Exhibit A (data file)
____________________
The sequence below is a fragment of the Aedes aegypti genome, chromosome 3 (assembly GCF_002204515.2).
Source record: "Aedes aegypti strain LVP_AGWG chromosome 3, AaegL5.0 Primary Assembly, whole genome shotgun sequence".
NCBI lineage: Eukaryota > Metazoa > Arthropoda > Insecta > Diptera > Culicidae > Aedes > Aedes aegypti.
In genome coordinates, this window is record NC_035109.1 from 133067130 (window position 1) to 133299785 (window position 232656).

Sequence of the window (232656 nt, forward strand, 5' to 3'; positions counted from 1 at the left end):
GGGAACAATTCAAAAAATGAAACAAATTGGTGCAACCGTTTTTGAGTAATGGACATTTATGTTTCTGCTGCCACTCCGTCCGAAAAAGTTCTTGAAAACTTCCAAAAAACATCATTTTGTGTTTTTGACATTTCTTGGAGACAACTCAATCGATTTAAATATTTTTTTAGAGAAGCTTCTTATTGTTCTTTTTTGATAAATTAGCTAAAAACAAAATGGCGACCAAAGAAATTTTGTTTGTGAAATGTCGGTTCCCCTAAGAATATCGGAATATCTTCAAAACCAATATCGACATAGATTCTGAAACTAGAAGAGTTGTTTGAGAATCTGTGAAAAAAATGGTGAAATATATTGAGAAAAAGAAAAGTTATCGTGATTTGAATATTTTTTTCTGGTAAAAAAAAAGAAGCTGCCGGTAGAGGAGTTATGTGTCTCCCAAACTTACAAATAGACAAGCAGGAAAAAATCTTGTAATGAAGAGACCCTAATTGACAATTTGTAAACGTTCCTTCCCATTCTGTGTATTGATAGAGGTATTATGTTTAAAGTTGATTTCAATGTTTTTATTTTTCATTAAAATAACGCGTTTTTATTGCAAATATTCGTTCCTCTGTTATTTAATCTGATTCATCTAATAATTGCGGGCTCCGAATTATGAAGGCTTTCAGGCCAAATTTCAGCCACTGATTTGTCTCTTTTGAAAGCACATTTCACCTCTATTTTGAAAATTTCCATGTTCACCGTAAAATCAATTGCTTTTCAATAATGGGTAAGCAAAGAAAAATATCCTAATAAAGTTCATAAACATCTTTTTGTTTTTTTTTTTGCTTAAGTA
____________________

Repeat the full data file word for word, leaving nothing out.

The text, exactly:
The sequence below is a fragment of the Aedes aegypti genome, chromosome 3 (assembly GCF_002204515.2).
Source record: "Aedes aegypti strain LVP_AGWG chromosome 3, AaegL5.0 Primary Assembly, whole genome shotgun sequence".
NCBI lineage: Eukaryota > Metazoa > Arthropoda > Insecta > Diptera > Culicidae > Aedes > Aedes aegypti.
In genome coordinates, this window is record NC_035109.1 from 133067130 (window position 1) to 133299785 (window position 232656).

Sequence of the window (232656 nt, forward strand, 5' to 3'; positions counted from 1 at the left end):
GGGAACAATTCAAAAAATGAAACAAATTGGTGCAACCGTTTTTGAGTAATGGACATTTATGTTTCTGCTGCCACTCCGTCCGAAAAAGTTCTTGAAAACTTCCAAAAAACATCATTTTGTGTTTTTGACATTTCTTGGAGACAACTCAATCGATTTAAATATTTTTTTAGAGAAGCTTCTTATTGTTCTTTTTTGATAAATTAGCTAAAAACAAAATGGCGACCAAAGAAATTTTGTTTGTGAAATGTCGGTTCCCCTAAGAATATCGGAATATCTTCAAAACCAATATCGACATAGATTCTGAAACTAGAAGAGTTGTTTGAGAATCTGTGAAAAAAATGGTGAAATATATTGAGAAAAAGAAAAGTTATCGTGATTTGAATATTTTTTTCTGGTAAAAAAAAAGAAGCTGCCGGTAGAGGAGTTATGTGTCTCCCAAACTTACAAATAGACAAGCAGGAAAAAATCTTGTAATGAAGAGACCCTAATTGACAATTTGTAAACGTTCCTTCCCATTCTGTGTATTGATAGAGGTATTATGTTTAAAGTTGATTTCAATGTTTTTATTTTTCATTAAAATAACGCGTTTTTATTGCAAATATTCGTTCCTCTGTTATTTAATCTGATTCATCTAATAATTGCGGGCTCCGAATTATGAAGGCTTTCAGGCCAAATTTCAGCCACTGATTTGTCTCTTTTGAAAGCACATTTCACCTCTATTTTGAAAATTTCCATGTTCACCGTAAAATCAATTGCTTTTCAATAATGGGTAAGCAAAGAAAAATATCCTAATAAAGTTCATAAACATCTTTTTGTTTTTTTTTTTGCTTAAGTA